Mastercard

Mastercard Launches Early Detection Fraud Fighting System

With the spate of hacking lately, everyone is looking for better ways to fend off fraudsters.

As of today, Mastercard is releasing one — it announced its new Early Fraud Detection System.

With the system, issuers can now receive advance alerts about cards and accounts that are facing a higher risk of fraud due to involvement or exposure in an earlier data breach.

The release comes just a month after the Equifax hack left the personal data of 143 million identities compromised.  According to Mastercard, fraudsters are an unfortunately efficient group — they need only 9 minutes to get stolen data posted to the dark web for sale.

Though all compromised accounts will not be used fraudulently, Mastercard believes every second counts, and that a system of early warnings will help issuers to contain their losses when cybercriminals capture sensitive data.

The system functions by leveraging network insights, predictive capabilities and a combination of internal and external data sources to determine if a card or account is at risk. Once a risk has been discovered, an alert goes to the issuer that notes the security issues — as well as a quantification of the level of risk.  The issuer can then determine what to do next with the potentially compromised card.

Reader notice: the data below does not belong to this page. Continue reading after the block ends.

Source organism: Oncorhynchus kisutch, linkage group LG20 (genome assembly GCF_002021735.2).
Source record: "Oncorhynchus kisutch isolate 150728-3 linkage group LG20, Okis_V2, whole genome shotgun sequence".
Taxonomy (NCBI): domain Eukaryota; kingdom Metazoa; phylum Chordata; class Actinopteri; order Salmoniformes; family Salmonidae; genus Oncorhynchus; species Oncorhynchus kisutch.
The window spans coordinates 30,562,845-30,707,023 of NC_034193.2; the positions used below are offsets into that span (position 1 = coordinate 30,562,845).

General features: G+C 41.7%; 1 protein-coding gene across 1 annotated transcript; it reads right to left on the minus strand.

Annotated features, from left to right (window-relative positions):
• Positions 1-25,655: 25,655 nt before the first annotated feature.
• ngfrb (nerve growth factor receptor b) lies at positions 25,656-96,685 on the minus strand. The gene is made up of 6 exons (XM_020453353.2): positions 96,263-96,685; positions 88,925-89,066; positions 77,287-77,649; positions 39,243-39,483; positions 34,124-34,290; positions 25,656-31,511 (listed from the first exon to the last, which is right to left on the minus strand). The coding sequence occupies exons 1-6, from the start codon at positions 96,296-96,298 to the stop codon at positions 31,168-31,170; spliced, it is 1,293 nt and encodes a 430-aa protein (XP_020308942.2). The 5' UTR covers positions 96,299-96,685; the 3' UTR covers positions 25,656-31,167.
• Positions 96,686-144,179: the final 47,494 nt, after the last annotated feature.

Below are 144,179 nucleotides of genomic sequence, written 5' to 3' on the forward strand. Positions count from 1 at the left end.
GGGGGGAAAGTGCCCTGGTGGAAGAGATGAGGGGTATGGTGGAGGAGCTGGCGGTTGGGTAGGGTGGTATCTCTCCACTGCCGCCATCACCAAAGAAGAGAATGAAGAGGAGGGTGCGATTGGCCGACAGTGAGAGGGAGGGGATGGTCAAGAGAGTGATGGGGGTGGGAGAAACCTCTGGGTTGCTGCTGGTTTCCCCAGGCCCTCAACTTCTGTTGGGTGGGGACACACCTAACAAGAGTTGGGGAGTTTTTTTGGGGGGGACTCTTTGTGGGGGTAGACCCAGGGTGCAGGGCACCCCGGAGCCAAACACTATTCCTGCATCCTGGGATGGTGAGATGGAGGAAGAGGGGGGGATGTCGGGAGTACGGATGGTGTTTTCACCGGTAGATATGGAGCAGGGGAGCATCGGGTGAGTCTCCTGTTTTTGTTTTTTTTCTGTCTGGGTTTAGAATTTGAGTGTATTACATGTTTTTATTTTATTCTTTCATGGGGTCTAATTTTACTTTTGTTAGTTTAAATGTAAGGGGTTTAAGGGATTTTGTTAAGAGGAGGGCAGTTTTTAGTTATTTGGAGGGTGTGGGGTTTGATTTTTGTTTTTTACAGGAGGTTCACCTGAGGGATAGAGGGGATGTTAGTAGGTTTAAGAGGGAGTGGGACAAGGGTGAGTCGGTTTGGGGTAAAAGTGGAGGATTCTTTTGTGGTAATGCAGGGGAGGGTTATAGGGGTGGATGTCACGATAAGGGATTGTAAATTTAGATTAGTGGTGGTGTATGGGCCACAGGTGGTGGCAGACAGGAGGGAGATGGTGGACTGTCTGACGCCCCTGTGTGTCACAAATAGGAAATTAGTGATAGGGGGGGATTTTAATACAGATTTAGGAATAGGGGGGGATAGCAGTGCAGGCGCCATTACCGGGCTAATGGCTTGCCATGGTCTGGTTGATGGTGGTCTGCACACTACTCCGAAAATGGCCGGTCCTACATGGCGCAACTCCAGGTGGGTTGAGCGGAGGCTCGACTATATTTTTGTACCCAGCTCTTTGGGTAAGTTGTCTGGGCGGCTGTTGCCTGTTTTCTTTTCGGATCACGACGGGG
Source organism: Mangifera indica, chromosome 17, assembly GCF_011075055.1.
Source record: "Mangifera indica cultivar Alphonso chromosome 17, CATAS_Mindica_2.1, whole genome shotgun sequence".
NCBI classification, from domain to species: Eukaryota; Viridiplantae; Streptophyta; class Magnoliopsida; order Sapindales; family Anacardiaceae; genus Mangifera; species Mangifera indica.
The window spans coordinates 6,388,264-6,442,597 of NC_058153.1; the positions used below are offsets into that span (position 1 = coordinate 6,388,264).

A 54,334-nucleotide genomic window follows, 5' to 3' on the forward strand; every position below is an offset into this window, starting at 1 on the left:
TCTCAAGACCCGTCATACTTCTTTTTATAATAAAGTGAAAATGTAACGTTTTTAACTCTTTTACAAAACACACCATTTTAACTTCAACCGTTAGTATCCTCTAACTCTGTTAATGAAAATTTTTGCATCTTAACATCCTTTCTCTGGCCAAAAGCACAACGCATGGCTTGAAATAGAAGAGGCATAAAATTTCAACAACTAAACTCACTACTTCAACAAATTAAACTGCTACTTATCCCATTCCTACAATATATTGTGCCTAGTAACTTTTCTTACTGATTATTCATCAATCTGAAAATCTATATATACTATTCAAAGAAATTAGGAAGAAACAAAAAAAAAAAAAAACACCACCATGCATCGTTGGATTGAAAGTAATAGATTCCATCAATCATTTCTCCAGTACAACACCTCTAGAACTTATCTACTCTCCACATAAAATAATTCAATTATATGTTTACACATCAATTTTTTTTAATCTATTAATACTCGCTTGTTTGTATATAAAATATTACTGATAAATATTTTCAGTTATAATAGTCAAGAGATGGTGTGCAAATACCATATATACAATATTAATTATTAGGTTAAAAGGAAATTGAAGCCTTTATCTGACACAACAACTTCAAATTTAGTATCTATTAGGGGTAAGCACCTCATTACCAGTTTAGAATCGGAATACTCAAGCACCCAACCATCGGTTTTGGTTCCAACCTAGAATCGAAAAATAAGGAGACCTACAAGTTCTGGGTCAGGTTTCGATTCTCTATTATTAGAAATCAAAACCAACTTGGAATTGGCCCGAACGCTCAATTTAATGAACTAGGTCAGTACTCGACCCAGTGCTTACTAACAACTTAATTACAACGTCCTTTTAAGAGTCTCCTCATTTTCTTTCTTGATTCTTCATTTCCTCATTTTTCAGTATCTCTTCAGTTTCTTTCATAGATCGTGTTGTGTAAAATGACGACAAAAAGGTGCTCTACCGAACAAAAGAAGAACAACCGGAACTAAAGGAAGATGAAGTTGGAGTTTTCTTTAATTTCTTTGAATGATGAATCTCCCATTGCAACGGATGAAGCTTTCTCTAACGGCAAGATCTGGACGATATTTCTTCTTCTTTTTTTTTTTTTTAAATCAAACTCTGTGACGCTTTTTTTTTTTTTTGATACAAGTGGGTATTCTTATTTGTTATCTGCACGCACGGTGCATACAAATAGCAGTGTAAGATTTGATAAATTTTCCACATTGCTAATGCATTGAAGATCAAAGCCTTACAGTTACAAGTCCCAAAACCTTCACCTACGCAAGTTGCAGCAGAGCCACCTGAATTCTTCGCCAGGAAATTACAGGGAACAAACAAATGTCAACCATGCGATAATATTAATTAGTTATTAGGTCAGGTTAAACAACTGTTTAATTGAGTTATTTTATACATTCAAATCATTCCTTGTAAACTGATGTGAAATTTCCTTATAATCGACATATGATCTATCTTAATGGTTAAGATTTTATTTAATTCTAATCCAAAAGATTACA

“Knowledge is power, and this service helps issuers act significantly faster and with greater precision to stop potential fraud before it occurs,” said Ajay Bhalla, president of enterprise risk and security at Mastercard. “Our issuers can now proactively target the fraudulent activity resulting from previously breached or hacked data, helping them reduce costs and maintain the best possible cardholder experience.”

The Early Fraud Detection System is available to issuers globally and works in any sales channel. Things that ping the system include active criminal trading of account data, identification of cards being tested prior to being used for fraud, and account data that appears at-risk, but without sufficient evidence to declare an Account Data Compromise event.

The new system — according to Mastercard — gives issuers as much as a 6 to 18-month jump on data breaches ahead of more traditional methods.

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